About auto-tagging

Auto-tagging is a feature that you need to turn on before you can do the following:

  • Track conversions on your website on all browsers
  • Import conversion data into Google Ads from Google Analytics, as well as other external sources, such as your Customer Relation Management (CRM) system
  • Import Google Ads campaign and cost data into Google Analytics reports
  • Import Google Analytics site engagement metrics, such as bounce rate and average session duration, into Google Ads reporting

This article explains how auto-tagging works and how to enable it.

Note: If you would like to continue tracking Google Ads traffic using manual tags, you’ll need to allow manual tagging (UTM values) to override auto-tagging in your Google Analytics account’s Property Settings
Some browsers require auto-tagging to track conversions.

Why use it

Auto-tagging is a required feature, which when used with Google Ads conversion tracking or Google Analytics, allows you to see how effectively your ad clicks lead to valuable customer activity, such as website purchases, phone calls, app downloads, newsletter sign-ups, and more. Depending on the type of conversion you’re tracking, the setup process is different, so the first step in setting up conversion tracking is choosing a conversion source, or where your conversions come from.

Auto-tagging is also required for businesses that want to track offline conversions, such as sales that happened at your physical shop because of your online advertising.

How it works

After someone clicks your ad, auto-tagging adds a bit of additional information—a parameter called GCLID, short for "Google Click Identifier"—to the URLs people click through. For example, if someone clicks on your ad for www.example.com, the final URL will look like www.example.com/?gclid=123xyz. If you have auto-tagging enabled and have a Google Analytics tag on your website, the GCLID is stored in a new Google Analytics cookie on your site’s domain (learn more about how Google Ads tracks website conversions).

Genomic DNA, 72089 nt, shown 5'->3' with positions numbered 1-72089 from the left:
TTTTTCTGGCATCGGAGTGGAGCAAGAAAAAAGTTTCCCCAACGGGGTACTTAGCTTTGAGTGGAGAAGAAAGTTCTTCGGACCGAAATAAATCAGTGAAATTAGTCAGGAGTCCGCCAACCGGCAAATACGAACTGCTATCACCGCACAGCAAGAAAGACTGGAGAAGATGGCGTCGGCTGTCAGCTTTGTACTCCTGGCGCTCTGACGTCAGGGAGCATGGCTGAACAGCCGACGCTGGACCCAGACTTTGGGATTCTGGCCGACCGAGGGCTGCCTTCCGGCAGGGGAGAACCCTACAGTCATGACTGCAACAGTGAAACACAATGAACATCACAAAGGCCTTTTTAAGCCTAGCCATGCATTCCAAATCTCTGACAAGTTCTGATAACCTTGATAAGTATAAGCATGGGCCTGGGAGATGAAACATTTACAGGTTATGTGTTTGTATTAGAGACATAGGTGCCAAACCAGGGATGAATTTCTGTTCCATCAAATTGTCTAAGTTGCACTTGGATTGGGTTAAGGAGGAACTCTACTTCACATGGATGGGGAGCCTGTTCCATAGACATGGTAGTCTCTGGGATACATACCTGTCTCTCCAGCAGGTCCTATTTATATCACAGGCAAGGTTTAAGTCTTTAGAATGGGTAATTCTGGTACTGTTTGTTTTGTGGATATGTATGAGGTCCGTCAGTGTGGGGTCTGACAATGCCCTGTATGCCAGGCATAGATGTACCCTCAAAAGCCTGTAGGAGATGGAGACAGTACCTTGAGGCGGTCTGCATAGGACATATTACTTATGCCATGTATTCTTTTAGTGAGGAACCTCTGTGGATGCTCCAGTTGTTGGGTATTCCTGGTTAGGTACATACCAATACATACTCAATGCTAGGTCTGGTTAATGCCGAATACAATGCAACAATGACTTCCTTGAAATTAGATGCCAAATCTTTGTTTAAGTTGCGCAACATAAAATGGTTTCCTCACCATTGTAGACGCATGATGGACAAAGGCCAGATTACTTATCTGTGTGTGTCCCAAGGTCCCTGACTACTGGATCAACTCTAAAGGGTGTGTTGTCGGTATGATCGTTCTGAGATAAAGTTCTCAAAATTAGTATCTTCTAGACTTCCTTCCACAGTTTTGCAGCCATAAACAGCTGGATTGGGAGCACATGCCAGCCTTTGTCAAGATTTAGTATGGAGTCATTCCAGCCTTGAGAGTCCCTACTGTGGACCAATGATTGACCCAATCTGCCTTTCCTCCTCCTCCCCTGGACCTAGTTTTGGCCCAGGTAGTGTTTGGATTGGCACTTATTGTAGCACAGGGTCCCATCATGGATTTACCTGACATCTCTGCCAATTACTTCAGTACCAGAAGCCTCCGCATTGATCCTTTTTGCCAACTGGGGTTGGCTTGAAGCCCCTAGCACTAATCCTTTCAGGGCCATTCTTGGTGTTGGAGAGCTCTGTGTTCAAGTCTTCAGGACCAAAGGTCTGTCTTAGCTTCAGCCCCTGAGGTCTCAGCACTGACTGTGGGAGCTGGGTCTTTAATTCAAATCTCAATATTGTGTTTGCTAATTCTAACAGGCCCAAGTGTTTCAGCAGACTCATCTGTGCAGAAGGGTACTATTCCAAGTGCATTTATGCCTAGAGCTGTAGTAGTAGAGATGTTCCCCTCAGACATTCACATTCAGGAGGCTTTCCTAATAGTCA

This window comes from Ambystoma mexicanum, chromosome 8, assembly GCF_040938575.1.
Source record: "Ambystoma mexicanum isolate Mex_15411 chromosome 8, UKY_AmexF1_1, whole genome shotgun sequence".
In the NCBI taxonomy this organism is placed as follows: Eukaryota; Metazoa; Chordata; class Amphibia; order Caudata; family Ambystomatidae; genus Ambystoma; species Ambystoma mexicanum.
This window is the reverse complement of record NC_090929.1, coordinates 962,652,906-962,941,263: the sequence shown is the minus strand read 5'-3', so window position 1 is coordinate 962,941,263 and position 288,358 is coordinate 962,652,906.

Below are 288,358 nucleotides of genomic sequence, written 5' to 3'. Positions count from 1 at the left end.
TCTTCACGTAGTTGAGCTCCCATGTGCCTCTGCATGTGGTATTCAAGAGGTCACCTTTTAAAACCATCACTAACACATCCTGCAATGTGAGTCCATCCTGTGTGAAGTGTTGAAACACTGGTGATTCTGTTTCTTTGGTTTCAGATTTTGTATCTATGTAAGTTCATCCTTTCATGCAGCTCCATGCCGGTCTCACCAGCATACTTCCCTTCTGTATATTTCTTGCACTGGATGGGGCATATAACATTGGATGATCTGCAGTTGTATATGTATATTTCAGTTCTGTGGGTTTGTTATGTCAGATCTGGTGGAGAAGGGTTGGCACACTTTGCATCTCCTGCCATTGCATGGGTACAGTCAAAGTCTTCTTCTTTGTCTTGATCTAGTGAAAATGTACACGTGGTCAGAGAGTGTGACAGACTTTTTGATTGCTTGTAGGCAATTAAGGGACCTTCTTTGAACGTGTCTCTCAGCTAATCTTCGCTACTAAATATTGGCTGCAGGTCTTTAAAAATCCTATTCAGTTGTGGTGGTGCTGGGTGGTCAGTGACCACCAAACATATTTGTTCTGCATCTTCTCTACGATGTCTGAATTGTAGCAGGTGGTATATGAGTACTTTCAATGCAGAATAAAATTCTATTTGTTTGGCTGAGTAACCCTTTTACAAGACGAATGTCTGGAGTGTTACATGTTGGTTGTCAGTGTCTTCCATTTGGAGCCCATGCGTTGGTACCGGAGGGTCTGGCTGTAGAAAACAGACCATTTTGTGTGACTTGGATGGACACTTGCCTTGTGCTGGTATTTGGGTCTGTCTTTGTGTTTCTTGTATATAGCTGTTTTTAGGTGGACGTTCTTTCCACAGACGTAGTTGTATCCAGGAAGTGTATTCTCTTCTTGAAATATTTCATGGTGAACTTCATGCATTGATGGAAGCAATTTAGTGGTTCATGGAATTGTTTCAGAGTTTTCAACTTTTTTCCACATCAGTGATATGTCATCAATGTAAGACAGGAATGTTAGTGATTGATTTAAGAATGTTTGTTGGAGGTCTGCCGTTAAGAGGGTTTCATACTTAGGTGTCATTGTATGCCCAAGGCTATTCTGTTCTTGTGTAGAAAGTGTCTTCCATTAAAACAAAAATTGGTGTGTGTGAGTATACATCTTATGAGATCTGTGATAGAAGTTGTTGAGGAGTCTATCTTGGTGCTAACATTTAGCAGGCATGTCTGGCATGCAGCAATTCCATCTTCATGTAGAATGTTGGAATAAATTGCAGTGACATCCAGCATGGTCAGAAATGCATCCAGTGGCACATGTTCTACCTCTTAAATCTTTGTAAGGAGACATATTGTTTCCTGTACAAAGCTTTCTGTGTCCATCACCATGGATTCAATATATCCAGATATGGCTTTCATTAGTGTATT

Sometimes the GCLID is created at the time of an impression, rather than a click. In those cases, if a user clicks the same ad again, the same GCLID will be used. In the click performance report, multiple clicks on the same ad by the same user are counted as multiple clicks in the same GCLID row.

A small percentage of websites don't allow arbitrary URL parameters and serve an error page when auto-tagging is turned on. Check with your webmaster to see if this applies to you, or turn on auto-tagging and do a test by clicking on your ad. If the link to your site works, then you can use auto-tagging. If you get an error, you'll need to turn auto-tagging off from your Google Ads account. Then, ask your webmaster to allow arbitrary URL parameters before turning it back on.

If your website uses redirects, it’s also important to make sure the GCLID is passed to the final landing page in order to track conversions. 

Set up auto-tagging

Auto-tagging is turned off by default. To turn it on, follow the steps below. If you’re unable to use auto-tagging, you can use manual tagging to import Google Ads data in Google Analytics.

Choose the Google Ads experience you're using. Learn more

  1. Sign in to your AdWords account at https://adwords.google.com.
  2. Click the gear menu, and select Account settings.My account and preferences tab
  3. In the "Tracking" section, next to "Auto-tagging," click Edit.
  4. To enable auto-tagging, check the box next to Destination URL Auto-tagging.
  5. Click Save changes.
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